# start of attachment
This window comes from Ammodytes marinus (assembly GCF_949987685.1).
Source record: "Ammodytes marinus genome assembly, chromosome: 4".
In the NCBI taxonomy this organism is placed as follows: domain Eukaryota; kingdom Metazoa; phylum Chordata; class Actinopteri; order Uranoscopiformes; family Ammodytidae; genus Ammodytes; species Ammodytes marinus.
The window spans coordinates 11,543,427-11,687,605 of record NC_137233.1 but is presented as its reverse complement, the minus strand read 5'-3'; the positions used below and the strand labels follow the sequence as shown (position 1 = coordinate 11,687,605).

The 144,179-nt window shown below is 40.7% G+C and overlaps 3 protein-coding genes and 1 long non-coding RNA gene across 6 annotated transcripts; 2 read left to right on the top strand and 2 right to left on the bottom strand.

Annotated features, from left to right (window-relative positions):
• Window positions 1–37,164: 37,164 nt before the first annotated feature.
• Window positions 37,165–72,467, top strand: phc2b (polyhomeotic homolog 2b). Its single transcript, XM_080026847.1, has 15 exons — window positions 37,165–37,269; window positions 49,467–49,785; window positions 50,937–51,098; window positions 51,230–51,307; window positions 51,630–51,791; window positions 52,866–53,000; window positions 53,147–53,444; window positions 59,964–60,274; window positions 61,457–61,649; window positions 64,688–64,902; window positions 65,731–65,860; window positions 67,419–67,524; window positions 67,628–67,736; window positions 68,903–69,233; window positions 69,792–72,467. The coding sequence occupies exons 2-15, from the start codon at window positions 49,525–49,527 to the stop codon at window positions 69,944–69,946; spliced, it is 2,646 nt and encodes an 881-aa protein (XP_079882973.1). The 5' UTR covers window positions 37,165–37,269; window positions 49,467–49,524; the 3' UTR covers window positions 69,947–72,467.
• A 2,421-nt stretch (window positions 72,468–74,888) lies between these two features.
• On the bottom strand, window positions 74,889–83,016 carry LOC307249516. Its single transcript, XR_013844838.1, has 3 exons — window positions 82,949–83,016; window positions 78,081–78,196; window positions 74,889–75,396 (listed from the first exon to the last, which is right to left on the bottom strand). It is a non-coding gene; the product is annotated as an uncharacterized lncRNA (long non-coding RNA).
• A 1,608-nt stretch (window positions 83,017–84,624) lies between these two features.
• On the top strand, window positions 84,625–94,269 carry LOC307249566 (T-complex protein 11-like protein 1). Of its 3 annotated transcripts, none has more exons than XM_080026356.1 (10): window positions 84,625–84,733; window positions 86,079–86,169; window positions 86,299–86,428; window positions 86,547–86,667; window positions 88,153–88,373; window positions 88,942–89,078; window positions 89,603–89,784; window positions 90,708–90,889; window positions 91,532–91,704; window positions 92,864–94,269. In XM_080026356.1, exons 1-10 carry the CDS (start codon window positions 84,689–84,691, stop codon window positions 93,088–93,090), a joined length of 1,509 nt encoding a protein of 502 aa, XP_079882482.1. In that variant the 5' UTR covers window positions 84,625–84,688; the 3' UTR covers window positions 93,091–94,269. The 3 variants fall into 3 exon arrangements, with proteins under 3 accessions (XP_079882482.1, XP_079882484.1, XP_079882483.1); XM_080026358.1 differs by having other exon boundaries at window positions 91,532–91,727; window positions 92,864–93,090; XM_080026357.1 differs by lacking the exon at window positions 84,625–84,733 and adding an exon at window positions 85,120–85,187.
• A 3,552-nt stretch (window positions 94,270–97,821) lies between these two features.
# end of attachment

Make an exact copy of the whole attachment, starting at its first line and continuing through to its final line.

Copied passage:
This window comes from Ammodytes marinus (assembly GCF_949987685.1).
Source record: "Ammodytes marinus genome assembly, chromosome: 4".
In the NCBI taxonomy this organism is placed as follows: domain Eukaryota; kingdom Metazoa; phylum Chordata; class Actinopteri; order Uranoscopiformes; family Ammodytidae; genus Ammodytes; species Ammodytes marinus.
The window spans coordinates 11,543,427-11,687,605 of record NC_137233.1 but is presented as its reverse complement, the minus strand read 5'-3'; the positions used below and the strand labels follow the sequence as shown (position 1 = coordinate 11,687,605).

The 144,179-nt window shown below is 40.7% G+C and overlaps 3 protein-coding genes and 1 long non-coding RNA gene across 6 annotated transcripts; 2 read left to right on the top strand and 2 right to left on the bottom strand.

Annotated features, from left to right (window-relative positions):
• Window positions 1–37,164: 37,164 nt before the first annotated feature.
• Window positions 37,165–72,467, top strand: phc2b (polyhomeotic homolog 2b). Its single transcript, XM_080026847.1, has 15 exons — window positions 37,165–37,269; window positions 49,467–49,785; window positions 50,937–51,098; window positions 51,230–51,307; window positions 51,630–51,791; window positions 52,866–53,000; window positions 53,147–53,444; window positions 59,964–60,274; window positions 61,457–61,649; window positions 64,688–64,902; window positions 65,731–65,860; window positions 67,419–67,524; window positions 67,628–67,736; window positions 68,903–69,233; window positions 69,792–72,467. The coding sequence occupies exons 2-15, from the start codon at window positions 49,525–49,527 to the stop codon at window positions 69,944–69,946; spliced, it is 2,646 nt and encodes an 881-aa protein (XP_079882973.1). The 5' UTR covers window positions 37,165–37,269; window positions 49,467–49,524; the 3' UTR covers window positions 69,947–72,467.
• A 2,421-nt stretch (window positions 72,468–74,888) lies between these two features.
• On the bottom strand, window positions 74,889–83,016 carry LOC307249516. Its single transcript, XR_013844838.1, has 3 exons — window positions 82,949–83,016; window positions 78,081–78,196; window positions 74,889–75,396 (listed from the first exon to the last, which is right to left on the bottom strand). It is a non-coding gene; the product is annotated as an uncharacterized lncRNA (long non-coding RNA).
• A 1,608-nt stretch (window positions 83,017–84,624) lies between these two features.
• On the top strand, window positions 84,625–94,269 carry LOC307249566 (T-complex protein 11-like protein 1). Of its 3 annotated transcripts, none has more exons than XM_080026356.1 (10): window positions 84,625–84,733; window positions 86,079–86,169; window positions 86,299–86,428; window positions 86,547–86,667; window positions 88,153–88,373; window positions 88,942–89,078; window positions 89,603–89,784; window positions 90,708–90,889; window positions 91,532–91,704; window positions 92,864–94,269. In XM_080026356.1, exons 1-10 carry the CDS (start codon window positions 84,689–84,691, stop codon window positions 93,088–93,090), a joined length of 1,509 nt encoding a protein of 502 aa, XP_079882482.1. In that variant the 5' UTR covers window positions 84,625–84,688; the 3' UTR covers window positions 93,091–94,269. The 3 variants fall into 3 exon arrangements, with proteins under 3 accessions (XP_079882482.1, XP_079882484.1, XP_079882483.1); XM_080026358.1 differs by having other exon boundaries at window positions 91,532–91,727; window positions 92,864–93,090; XM_080026357.1 differs by lacking the exon at window positions 84,625–84,733 and adding an exon at window positions 85,120–85,187.
• A 3,552-nt stretch (window positions 94,270–97,821) lies between these two features.